Driving p- and n-type solar cell manufacturing beyond current limitations was a key topic at PV CellTech last week. We caught up with the CTO of leading PV equipment supplier Meyer Burger, Dr. Gunter Erfurt, during the conference, to discuss just how fast the industry is moving.

Meyer Burger has a strong play across the wafer to module value-chain in crystalline silicon manufacturing. Where are the main challenges today for manufacturers, and what is Meyer Burger doing to enable these companies to move to higher efficiencies and lower costs?

Gunter Erfurt: The greatest challenge is finding the right balance between the best, perhaps highest cost solution and the most optimised, balanced solution. It’s a very dynamic process. For instance, as the bulk quality of wafers is being improved, more requirements come up for the passivation of these better performing wafers so we as an equipment manufacturer also have to adjust to meet these requirements.

There are also increasing manufacturing demands on productivity – the throughput increases per equipment unit if you will – which is going up much faster than was foreseen by many of the platforms. This is challenging for both solar manufacturers as well as for equipment manufacturers.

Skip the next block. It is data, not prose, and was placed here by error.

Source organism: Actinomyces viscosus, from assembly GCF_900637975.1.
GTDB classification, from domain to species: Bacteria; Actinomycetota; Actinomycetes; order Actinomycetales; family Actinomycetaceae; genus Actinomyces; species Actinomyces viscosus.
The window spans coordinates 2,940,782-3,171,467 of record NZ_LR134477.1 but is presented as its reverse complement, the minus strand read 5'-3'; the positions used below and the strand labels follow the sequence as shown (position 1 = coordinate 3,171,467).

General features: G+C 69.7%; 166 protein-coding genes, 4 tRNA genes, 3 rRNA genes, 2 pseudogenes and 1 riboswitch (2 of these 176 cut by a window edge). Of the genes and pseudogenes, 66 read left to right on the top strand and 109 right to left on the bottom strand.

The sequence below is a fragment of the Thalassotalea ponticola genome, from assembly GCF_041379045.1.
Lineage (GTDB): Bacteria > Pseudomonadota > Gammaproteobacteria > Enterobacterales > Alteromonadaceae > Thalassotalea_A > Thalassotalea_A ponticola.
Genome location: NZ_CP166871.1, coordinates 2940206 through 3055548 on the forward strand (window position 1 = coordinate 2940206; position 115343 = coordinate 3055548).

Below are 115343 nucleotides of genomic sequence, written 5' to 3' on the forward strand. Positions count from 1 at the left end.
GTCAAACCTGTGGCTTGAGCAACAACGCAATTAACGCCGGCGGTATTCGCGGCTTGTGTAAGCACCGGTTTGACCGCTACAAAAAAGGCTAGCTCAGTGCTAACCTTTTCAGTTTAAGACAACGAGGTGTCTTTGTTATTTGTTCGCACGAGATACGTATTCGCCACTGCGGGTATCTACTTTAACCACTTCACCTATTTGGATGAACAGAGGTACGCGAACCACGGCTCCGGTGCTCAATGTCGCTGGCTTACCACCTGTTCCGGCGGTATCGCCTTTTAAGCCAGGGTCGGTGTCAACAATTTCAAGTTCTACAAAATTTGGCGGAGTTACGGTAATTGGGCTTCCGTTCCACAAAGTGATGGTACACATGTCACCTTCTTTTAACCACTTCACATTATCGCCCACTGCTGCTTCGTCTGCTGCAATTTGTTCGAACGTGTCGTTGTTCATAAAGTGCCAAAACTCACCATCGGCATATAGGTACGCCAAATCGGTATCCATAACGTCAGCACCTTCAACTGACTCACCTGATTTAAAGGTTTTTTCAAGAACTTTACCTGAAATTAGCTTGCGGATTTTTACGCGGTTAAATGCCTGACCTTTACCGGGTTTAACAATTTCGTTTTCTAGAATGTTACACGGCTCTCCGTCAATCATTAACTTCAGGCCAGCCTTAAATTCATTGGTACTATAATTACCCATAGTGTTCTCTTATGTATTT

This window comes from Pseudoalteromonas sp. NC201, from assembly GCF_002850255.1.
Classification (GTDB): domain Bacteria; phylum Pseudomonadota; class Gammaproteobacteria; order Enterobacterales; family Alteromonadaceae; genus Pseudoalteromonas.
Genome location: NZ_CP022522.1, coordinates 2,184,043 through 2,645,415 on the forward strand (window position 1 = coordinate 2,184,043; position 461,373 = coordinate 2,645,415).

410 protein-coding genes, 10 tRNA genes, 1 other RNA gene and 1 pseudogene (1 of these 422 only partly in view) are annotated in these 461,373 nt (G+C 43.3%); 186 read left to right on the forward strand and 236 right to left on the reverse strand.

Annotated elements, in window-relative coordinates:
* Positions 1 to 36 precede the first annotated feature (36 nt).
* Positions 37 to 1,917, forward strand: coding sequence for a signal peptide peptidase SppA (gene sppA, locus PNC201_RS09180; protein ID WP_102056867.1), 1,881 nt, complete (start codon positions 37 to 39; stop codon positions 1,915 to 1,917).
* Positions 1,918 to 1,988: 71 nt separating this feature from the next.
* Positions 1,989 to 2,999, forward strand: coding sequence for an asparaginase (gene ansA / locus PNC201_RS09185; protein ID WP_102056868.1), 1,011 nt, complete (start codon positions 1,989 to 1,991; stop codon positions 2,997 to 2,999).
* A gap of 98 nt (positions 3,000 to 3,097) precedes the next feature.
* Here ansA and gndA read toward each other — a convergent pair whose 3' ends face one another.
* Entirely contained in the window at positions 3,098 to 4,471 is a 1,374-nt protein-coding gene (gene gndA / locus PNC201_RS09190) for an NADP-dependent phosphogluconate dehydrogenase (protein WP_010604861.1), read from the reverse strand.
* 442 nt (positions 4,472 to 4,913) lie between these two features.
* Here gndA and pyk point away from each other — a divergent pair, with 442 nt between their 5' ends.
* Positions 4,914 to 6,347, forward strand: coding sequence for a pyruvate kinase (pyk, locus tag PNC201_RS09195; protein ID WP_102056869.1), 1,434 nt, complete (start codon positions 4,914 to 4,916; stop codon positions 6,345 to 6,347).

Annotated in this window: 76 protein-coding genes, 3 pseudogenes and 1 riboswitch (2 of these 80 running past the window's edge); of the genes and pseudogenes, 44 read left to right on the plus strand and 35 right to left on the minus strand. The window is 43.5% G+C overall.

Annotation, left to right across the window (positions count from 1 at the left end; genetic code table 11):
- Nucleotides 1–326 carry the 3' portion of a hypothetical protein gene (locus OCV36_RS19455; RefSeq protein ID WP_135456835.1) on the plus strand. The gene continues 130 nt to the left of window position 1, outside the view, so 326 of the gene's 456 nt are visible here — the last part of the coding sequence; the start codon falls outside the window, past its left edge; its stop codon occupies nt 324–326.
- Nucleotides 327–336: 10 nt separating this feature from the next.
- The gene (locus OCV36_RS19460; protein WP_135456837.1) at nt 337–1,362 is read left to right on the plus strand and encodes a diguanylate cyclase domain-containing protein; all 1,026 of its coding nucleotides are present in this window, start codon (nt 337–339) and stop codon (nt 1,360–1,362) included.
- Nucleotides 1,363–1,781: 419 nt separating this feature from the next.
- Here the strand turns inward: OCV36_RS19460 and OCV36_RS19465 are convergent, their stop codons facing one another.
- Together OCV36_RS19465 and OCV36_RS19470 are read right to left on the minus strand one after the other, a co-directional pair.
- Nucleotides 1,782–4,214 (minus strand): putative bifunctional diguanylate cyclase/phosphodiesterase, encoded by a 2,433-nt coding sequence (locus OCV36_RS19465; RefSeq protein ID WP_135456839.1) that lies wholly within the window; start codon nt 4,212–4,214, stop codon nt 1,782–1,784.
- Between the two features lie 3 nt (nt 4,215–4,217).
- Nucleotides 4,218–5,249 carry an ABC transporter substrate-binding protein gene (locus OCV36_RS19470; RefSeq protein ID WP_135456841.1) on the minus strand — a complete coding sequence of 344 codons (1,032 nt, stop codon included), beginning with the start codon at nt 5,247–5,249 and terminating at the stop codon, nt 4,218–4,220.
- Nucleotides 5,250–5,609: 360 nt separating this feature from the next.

We have our technology roadmaps for planning PV innovations and improvements with impressive champion cells, but in real life the speed of industrialization is increasing at a much faster pace than in the past and this is tied to many challenges for the solar equipment manufacturers. The good news is that all these efforts have one goal in mind and that is driving down production costs and the overall levelised cost of electricity (LCOE).

To summarise, one of the key win or lose games of the future is going to be improved passivation of solar cells to make sure that we get the best output from a solar grade silicon wafer.

A key requirement of heterojunction entrants to the PV industry is getting the entire process flow working. Meyer Burger has invested heavily in R&D efforts with its own pilot-line operations. What have you learned most by operating this line?